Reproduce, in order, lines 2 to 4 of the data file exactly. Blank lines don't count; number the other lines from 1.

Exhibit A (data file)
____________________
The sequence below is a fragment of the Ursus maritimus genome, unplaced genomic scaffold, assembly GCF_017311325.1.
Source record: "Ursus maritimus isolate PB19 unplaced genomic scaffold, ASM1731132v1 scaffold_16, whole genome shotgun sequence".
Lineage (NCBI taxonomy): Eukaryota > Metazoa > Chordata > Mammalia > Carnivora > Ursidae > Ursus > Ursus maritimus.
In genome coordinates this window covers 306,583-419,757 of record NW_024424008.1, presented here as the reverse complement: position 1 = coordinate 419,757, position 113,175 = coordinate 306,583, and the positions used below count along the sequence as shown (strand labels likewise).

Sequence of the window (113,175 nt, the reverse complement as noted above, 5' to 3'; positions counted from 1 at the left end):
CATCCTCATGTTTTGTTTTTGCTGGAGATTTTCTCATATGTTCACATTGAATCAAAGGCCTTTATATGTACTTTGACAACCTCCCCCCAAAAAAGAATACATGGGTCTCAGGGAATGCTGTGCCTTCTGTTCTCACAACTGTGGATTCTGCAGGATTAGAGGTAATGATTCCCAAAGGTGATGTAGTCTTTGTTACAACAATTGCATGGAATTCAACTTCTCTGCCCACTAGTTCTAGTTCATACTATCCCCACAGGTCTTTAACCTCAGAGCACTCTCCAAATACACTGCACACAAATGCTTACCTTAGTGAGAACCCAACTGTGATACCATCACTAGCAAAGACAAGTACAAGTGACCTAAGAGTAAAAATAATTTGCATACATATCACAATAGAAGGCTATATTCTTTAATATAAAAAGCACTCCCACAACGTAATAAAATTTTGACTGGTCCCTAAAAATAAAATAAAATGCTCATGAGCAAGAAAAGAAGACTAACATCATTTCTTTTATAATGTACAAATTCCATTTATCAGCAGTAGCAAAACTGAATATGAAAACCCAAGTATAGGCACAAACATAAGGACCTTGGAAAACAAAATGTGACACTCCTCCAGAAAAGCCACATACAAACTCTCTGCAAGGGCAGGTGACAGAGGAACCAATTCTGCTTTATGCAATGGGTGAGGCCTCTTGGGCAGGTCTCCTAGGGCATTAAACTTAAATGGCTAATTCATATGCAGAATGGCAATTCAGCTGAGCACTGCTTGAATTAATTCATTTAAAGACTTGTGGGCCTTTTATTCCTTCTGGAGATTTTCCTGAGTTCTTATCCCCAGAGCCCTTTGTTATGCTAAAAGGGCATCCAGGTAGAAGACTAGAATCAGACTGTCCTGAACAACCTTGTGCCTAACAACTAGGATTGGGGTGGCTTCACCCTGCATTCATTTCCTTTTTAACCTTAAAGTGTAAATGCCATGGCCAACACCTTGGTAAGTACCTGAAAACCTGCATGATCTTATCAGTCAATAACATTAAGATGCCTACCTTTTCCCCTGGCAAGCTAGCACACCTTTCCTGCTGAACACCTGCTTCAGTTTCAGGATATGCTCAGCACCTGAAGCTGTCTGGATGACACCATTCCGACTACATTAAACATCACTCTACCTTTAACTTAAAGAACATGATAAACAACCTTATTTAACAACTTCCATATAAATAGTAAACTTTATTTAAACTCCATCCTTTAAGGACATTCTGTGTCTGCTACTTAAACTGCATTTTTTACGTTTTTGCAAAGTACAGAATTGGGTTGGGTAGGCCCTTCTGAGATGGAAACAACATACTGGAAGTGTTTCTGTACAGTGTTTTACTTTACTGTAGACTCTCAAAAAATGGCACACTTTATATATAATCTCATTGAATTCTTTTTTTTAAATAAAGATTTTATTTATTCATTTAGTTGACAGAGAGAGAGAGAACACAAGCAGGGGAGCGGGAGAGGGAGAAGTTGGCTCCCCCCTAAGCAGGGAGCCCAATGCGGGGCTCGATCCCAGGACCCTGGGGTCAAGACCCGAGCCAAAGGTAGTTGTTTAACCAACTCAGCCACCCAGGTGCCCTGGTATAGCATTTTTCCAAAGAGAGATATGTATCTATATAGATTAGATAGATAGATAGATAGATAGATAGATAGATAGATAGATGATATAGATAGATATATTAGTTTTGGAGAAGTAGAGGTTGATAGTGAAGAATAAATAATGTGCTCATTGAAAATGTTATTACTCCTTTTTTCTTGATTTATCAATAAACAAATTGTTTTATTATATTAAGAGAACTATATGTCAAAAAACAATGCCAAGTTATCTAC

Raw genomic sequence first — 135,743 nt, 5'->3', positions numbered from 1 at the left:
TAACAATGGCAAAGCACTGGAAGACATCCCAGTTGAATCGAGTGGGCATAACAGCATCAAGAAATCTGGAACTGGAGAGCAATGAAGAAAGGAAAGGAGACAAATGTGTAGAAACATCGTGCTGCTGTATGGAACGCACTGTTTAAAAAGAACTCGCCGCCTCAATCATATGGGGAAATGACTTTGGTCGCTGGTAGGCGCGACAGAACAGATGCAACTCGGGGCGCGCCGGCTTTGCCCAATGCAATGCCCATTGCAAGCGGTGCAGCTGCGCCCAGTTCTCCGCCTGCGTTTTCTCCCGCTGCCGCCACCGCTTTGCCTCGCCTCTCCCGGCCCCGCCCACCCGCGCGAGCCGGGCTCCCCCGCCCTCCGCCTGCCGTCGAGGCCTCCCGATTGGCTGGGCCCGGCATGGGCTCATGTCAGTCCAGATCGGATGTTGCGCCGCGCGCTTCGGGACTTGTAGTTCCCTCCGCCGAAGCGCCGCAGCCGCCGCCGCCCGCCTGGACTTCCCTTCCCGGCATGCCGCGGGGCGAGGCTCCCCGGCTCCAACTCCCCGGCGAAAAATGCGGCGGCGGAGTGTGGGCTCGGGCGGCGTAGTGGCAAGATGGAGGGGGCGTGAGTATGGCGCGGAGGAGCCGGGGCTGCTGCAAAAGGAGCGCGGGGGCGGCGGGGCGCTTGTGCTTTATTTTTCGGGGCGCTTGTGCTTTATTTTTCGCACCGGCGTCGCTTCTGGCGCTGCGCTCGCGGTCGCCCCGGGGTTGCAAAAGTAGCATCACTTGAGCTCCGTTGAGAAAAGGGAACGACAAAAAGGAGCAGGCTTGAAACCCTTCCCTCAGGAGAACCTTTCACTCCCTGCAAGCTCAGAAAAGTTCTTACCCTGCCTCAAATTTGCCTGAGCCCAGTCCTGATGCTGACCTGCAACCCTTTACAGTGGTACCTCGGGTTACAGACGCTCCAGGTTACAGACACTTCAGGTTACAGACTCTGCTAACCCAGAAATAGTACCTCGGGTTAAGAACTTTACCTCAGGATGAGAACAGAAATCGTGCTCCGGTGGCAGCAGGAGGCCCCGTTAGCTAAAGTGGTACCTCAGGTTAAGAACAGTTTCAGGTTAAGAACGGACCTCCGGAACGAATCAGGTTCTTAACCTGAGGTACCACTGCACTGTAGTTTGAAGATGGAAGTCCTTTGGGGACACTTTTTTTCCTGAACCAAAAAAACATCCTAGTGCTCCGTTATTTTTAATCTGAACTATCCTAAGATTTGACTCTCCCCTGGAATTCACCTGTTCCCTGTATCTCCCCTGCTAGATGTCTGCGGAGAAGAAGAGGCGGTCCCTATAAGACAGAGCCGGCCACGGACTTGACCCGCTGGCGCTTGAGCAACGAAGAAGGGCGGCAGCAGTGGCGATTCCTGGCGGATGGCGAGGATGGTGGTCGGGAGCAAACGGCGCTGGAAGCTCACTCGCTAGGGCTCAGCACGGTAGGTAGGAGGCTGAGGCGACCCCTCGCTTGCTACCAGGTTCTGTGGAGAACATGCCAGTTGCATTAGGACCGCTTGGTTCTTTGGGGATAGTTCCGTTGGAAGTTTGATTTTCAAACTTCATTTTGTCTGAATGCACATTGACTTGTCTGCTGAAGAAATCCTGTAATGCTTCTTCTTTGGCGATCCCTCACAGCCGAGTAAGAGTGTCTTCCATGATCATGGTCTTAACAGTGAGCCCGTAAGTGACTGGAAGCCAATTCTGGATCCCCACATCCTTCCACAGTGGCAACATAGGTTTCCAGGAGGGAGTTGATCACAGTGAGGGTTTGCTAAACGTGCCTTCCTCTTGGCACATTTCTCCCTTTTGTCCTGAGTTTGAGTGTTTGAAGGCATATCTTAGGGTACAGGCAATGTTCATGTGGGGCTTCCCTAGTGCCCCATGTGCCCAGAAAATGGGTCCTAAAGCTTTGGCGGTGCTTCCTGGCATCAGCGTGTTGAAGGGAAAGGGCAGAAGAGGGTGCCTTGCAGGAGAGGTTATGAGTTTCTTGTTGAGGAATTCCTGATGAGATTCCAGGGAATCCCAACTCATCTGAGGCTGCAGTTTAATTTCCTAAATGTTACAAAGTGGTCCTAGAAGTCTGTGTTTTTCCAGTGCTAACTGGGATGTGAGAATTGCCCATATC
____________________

Source record: "Ursus maritimus isolate PB19 unplaced genomic scaffold, ASM1731132v1 scaffold_16, whole genome shotgun sequence".
Lineage (NCBI taxonomy): Eukaryota > Metazoa > Chordata > Mammalia > Carnivora > Ursidae > Ursus > Ursus maritimus.
In genome coordinates this window covers 306,583-419,757 of record NW_024424008.1, presented here as the reverse complement: position 1 = coordinate 419,757, position 113,175 = coordinate 306,583, and the positions used below count along the sequence as shown (strand labels likewise).